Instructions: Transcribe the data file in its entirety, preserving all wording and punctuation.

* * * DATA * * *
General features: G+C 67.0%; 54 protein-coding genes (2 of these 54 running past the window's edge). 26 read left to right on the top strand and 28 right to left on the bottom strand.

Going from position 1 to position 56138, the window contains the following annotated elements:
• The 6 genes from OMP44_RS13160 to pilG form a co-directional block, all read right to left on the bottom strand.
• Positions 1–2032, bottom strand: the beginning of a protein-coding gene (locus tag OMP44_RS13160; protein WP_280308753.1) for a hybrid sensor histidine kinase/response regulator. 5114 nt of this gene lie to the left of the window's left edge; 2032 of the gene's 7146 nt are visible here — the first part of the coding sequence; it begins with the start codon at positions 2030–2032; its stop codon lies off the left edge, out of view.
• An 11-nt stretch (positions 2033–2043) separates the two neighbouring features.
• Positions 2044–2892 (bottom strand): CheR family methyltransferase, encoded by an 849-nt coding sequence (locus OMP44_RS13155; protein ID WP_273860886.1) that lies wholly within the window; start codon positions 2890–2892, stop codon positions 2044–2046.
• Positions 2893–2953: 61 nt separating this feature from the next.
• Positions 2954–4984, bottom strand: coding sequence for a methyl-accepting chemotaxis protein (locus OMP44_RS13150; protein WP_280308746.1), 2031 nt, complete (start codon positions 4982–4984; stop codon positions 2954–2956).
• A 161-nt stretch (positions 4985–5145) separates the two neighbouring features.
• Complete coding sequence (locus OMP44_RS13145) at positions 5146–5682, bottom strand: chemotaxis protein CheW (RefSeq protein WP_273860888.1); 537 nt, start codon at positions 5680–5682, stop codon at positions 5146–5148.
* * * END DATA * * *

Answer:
General features: G+C 67.0%; 54 protein-coding genes (2 of these 54 running past the window's edge). 26 read left to right on the top strand and 28 right to left on the bottom strand.

Going from position 1 to position 56138, the window contains the following annotated elements:
• The 6 genes from OMP44_RS13160 to pilG form a co-directional block, all read right to left on the bottom strand.
• Positions 1–2032, bottom strand: the beginning of a protein-coding gene (locus tag OMP44_RS13160; protein WP_280308753.1) for a hybrid sensor histidine kinase/response regulator. 5114 nt of this gene lie to the left of the window's left edge; 2032 of the gene's 7146 nt are visible here — the first part of the coding sequence; it begins with the start codon at positions 2030–2032; its stop codon lies off the left edge, out of view.
• An 11-nt stretch (positions 2033–2043) separates the two neighbouring features.
• Positions 2044–2892 (bottom strand): CheR family methyltransferase, encoded by an 849-nt coding sequence (locus OMP44_RS13155; protein ID WP_273860886.1) that lies wholly within the window; start codon positions 2890–2892, stop codon positions 2044–2046.
• Positions 2893–2953: 61 nt separating this feature from the next.
• Positions 2954–4984, bottom strand: coding sequence for a methyl-accepting chemotaxis protein (locus OMP44_RS13150; protein WP_280308746.1), 2031 nt, complete (start codon positions 4982–4984; stop codon positions 2954–2956).
• A 161-nt stretch (positions 4985–5145) separates the two neighbouring features.
• Complete coding sequence (locus OMP44_RS13145) at positions 5146–5682, bottom strand: chemotaxis protein CheW (RefSeq protein WP_273860888.1); 537 nt, start codon at positions 5680–5682, stop codon at positions 5146–5148.